Anyway, last night I got 4 lifters out. All were gummed up, and to even get those 4 out I had to put the cover back on and heat up the engine, then use an 8lb magnet tool to push them up and down till they broke free. The other 4 are still pretty stick in there. How can I get them out?? Thinking of putting some solvent in there.

The 4 I got out were all brand new looking with no wear, but varnished on the bottom. Should I clean and reuse them or just go with the new ones?

And can I clean out my lifter bore with a brush while the engine is all assembled? Or should I just drop in new lifters and hope they don't varnish? How can I safely clean the bore hole?
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Old 01-07-2017, 03:10 PM   #10
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The WORST thing that could possibly happen is that you'd open up a portal to hell unleashing demons upon us all destroying everything we love on Earth.

But you'll probably be fine. Seriously I've never heard of having to replace a camshaft... they don't wear out. The only time I've seen them replaced is to get a higher performance cam with higher lift and longer duration. Suck more air in that motor.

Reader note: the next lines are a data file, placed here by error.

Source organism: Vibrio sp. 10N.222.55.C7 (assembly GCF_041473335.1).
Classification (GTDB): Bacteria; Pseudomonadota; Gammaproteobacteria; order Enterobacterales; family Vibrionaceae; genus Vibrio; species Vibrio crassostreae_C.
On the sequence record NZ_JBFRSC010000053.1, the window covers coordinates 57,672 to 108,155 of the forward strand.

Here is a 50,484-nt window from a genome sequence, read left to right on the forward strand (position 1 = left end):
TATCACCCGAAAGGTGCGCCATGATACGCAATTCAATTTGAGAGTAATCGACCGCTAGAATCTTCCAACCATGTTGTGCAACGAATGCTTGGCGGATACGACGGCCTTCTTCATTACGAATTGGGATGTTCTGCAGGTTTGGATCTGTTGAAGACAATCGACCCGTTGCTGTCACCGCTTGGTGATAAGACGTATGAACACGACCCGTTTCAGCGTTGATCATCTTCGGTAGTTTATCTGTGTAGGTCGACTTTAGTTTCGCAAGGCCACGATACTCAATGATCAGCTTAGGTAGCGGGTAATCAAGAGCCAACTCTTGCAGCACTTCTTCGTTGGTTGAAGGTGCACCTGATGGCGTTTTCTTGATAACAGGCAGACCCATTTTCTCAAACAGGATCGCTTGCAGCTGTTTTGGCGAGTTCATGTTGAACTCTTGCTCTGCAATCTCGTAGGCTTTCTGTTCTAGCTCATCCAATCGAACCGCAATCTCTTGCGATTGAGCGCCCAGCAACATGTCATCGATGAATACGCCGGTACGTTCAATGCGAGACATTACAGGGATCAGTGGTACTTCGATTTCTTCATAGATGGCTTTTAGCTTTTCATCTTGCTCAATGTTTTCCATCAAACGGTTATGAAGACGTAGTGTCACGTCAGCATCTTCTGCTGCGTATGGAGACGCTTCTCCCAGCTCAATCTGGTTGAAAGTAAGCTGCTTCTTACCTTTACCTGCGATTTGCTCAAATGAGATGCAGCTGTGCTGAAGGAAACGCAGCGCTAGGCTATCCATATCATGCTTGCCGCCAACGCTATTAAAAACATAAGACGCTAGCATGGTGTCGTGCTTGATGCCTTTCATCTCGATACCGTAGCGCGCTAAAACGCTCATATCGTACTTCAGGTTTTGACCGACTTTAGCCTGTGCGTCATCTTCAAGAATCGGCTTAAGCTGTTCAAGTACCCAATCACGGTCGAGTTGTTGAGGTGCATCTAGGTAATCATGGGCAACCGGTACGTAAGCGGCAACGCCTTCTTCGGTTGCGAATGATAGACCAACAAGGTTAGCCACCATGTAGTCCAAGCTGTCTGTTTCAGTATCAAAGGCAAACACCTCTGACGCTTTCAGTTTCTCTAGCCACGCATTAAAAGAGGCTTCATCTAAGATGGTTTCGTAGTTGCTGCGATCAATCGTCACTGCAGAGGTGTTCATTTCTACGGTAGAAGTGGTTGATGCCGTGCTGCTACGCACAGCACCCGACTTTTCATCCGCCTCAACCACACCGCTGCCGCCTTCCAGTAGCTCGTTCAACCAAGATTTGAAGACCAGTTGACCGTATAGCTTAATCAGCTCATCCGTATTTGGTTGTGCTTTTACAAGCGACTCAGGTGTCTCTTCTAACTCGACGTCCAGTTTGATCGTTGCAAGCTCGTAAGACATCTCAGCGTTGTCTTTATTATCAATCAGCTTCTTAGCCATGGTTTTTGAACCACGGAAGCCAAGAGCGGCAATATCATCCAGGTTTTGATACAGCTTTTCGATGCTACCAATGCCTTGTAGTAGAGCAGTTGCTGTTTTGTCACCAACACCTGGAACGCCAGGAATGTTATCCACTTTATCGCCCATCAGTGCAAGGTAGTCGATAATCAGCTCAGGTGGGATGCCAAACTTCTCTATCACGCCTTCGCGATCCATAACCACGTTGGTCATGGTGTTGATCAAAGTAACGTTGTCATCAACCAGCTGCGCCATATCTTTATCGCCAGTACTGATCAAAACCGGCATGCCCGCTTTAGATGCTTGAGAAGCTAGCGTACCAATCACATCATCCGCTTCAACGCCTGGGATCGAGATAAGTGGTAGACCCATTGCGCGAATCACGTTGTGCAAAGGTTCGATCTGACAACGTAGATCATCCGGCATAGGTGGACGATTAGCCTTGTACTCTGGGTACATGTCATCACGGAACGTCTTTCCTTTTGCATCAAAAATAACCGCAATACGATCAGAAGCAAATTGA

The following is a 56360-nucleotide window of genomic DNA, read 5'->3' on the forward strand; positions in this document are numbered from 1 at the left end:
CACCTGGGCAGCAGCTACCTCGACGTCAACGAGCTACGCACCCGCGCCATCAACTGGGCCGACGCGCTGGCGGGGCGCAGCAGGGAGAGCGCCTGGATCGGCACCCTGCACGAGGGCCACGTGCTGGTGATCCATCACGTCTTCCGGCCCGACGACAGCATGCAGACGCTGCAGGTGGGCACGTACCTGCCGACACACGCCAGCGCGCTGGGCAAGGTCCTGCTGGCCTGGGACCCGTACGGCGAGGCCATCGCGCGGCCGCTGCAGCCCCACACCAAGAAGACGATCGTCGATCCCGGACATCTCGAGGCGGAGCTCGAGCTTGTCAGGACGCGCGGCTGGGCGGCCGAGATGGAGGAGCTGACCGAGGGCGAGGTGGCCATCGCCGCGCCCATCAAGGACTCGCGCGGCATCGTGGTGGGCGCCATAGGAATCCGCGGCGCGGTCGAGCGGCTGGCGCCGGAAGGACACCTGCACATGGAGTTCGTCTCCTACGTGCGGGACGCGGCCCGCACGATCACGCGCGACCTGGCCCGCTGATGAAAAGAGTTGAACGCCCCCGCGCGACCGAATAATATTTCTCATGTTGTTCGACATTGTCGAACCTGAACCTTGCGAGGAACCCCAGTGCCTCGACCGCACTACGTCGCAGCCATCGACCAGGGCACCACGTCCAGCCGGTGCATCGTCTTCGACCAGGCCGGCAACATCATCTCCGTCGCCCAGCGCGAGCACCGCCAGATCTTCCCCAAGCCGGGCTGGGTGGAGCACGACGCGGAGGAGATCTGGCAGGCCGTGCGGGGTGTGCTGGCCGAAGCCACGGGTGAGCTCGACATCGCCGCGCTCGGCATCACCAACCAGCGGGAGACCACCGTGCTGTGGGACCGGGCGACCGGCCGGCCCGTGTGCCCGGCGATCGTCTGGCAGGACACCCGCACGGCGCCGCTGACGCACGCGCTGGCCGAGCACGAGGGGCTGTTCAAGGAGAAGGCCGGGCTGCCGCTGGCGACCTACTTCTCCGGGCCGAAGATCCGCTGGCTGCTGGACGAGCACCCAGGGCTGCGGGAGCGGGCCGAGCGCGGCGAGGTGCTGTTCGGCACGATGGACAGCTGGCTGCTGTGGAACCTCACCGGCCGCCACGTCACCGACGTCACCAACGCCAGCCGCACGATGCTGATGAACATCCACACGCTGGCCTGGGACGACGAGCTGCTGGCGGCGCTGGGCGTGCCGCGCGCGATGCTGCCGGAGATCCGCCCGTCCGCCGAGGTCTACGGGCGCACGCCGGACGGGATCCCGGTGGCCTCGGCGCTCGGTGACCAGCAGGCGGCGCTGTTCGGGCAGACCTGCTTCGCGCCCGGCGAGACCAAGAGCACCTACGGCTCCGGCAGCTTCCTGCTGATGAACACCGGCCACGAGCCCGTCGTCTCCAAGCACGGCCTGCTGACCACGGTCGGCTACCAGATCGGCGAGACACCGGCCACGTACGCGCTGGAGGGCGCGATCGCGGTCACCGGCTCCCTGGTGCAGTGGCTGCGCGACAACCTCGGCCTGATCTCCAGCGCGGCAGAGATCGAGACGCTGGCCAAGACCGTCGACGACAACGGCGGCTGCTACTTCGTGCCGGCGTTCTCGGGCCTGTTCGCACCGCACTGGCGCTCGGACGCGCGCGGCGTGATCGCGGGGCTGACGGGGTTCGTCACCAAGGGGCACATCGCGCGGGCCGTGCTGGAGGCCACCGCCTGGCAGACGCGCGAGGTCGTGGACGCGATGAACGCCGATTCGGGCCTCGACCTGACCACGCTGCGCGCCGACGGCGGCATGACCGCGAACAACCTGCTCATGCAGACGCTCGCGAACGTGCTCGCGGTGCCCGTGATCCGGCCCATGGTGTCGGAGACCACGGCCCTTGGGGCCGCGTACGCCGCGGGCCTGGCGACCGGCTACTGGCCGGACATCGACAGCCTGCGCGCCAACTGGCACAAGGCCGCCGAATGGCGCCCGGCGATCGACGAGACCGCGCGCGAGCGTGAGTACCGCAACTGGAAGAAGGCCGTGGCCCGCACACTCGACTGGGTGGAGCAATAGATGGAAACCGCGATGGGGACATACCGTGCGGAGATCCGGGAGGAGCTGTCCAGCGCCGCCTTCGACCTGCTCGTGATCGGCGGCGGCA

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Old 01-07-2017, 05:49 PM   #11
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A lifter stuck in the engine is not a bad lifter. They may get a little varnish on the outside but that has noting to do with it making noise. A hydraulic lifter has an internal piston and check valve the purpose is to remove all free play in the pushrod valve train using the oil pressure from the pump. If the INTERNAL piston and or check valve gets sticky it can get stuck or bleed down and cause lifter clatter
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Old 01-08-2017, 02:29 AM   #12